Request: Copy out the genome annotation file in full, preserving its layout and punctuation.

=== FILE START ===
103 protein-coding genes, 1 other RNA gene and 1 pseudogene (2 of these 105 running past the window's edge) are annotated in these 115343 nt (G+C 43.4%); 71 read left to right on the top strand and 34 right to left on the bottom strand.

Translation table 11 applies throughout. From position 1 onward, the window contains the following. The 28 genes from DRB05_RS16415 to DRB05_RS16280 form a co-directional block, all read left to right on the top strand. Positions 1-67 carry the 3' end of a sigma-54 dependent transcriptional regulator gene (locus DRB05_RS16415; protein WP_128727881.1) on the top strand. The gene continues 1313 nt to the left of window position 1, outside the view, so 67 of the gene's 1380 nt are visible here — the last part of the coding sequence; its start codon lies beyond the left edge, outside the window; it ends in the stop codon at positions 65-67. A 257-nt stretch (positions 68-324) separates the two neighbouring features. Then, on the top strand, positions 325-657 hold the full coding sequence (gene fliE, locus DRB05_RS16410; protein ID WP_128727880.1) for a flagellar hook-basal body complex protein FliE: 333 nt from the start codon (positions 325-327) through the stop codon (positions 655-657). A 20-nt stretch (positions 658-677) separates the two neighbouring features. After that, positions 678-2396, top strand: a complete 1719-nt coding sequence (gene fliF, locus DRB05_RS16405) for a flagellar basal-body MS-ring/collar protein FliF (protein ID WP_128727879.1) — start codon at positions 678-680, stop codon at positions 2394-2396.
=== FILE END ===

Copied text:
103 protein-coding genes, 1 other RNA gene and 1 pseudogene (2 of these 105 running past the window's edge) are annotated in these 115343 nt (G+C 43.4%); 71 read left to right on the top strand and 34 right to left on the bottom strand.

Translation table 11 applies throughout. From position 1 onward, the window contains the following. The 28 genes from DRB05_RS16415 to DRB05_RS16280 form a co-directional block, all read left to right on the top strand. Positions 1-67 carry the 3' end of a sigma-54 dependent transcriptional regulator gene (locus DRB05_RS16415; protein WP_128727881.1) on the top strand. The gene continues 1313 nt to the left of window position 1, outside the view, so 67 of the gene's 1380 nt are visible here — the last part of the coding sequence; its start codon lies beyond the left edge, outside the window; it ends in the stop codon at positions 65-67. A 257-nt stretch (positions 68-324) separates the two neighbouring features. Then, on the top strand, positions 325-657 hold the full coding sequence (gene fliE, locus DRB05_RS16410; protein ID WP_128727880.1) for a flagellar hook-basal body complex protein FliE: 333 nt from the start codon (positions 325-327) through the stop codon (positions 655-657). A 20-nt stretch (positions 658-677) separates the two neighbouring features. After that, positions 678-2396, top strand: a complete 1719-nt coding sequence (gene fliF, locus DRB05_RS16405) for a flagellar basal-body MS-ring/collar protein FliF (protein ID WP_128727879.1) — start codon at positions 678-680, stop codon at positions 2394-2396.